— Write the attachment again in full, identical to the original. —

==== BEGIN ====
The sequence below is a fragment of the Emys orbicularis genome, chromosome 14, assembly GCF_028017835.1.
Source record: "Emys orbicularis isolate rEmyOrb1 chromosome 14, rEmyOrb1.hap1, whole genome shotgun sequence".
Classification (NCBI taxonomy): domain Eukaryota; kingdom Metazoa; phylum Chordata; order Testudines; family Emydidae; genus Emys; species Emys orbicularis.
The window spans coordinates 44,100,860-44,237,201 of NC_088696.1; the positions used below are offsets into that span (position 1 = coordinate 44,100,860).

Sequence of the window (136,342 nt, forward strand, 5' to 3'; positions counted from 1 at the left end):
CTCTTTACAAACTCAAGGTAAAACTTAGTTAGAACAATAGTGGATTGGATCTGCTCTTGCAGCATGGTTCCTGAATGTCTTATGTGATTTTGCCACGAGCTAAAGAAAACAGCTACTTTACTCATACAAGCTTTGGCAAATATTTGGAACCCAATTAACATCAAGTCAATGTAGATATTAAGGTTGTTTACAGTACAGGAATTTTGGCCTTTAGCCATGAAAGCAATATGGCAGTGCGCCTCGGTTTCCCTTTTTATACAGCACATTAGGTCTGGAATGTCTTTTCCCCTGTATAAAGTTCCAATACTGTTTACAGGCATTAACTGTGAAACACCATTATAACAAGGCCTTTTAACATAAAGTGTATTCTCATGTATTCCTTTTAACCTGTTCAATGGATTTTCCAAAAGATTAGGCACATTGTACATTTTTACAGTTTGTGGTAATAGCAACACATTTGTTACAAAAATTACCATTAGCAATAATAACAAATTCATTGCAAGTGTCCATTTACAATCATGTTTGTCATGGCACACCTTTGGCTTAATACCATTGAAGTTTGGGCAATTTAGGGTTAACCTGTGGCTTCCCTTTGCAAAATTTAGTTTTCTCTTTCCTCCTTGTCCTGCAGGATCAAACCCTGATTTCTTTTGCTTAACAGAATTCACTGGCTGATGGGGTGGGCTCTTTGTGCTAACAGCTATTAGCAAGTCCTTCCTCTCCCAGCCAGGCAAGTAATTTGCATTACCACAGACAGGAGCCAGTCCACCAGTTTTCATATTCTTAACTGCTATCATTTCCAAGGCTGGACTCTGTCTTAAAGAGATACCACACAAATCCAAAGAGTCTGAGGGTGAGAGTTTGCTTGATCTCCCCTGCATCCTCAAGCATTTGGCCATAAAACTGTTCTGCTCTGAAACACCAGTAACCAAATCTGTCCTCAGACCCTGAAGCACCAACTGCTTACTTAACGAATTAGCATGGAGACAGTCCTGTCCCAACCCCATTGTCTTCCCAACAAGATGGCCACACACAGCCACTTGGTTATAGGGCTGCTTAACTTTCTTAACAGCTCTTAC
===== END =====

The sequence below is a fragment of the Emys orbicularis genome, chromosome 14, assembly GCF_028017835.1.
Source record: "Emys orbicularis isolate rEmyOrb1 chromosome 14, rEmyOrb1.hap1, whole genome shotgun sequence".
Classification (NCBI taxonomy): domain Eukaryota; kingdom Metazoa; phylum Chordata; order Testudines; family Emydidae; genus Emys; species Emys orbicularis.
The window spans coordinates 44,100,860-44,237,201 of NC_088696.1; the positions used below are offsets into that span (position 1 = coordinate 44,100,860).

Sequence of the window (136,342 nt, forward strand, 5' to 3'; positions counted from 1 at the left end):
CTCTTTACAAACTCAAGGTAAAACTTAGTTAGAACAATAGTGGATTGGATCTGCTCTTGCAGCATGGTTCCTGAATGTCTTATGTGATTTTGCCACGAGCTAAAGAAAACAGCTACTTTACTCATACAAGCTTTGGCAAATATTTGGAACCCAATTAACATCAAGTCAATGTAGATATTAAGGTTGTTTACAGTACAGGAATTTTGGCCTTTAGCCATGAAAGCAATATGGCAGTGCGCCTCGGTTTCCCTTTTTATACAGCACATTAGGTCTGGAATGTCTTTTCCCCTGTATAAAGTTCCAATACTGTTTACAGGCATTAACTGTGAAACACCATTATAACAAGGCCTTTTAACATAAAGTGTATTCTCATGTATTCCTTTTAACCTGTTCAATGGATTTTCCAAAAGATTAGGCACATTGTACATTTTTACAGTTTGTGGTAATAGCAACACATTTGTTACAAAAATTACCATTAGCAATAATAACAAATTCATTGCAAGTGTCCATTTACAATCATGTTTGTCATGGCACACCTTTGGCTTAATACCATTGAAGTTTGGGCAATTTAGGGTTAACCTGTGGCTTCCCTTTGCAAAATTTAGTTTTCTCTTTCCTCCTTGTCCTGCAGGATCAAACCCTGATTTCTTTTGCTTAACAGAATTCACTGGCTGATGGGGTGGGCTCTTTGTGCTAACAGCTATTAGCAAGTCCTTCCTCTCCCAGCCAGGCAAGTAATTTGCATTACCACAGACAGGAGCCAGTCCACCAGTTTTCATATTCTTAACTGCTATCATTTCCAAGGCTGGACTCTGTCTTAAAGAGATACCACACAAATCCAAAGAGTCTGAGGGTGAGAGTTTGCTTGATCTCCCCTGCATCCTCAAGCATTTGGCCATAAAACTGTTCTGCTCTGAAACACCAGTAACCAAATCTGTCCTCAGACCCTGAAGCACCAACTGCTTACTTAACGAATTAGCATGGAGACAGTCCTGTCCCAACCCCATTGTCTTCCCAACAAGATGGCCACACACAGCCACTTGGTTATAGGGCTGCTTAACTTTCTTAACAGCTCTTAC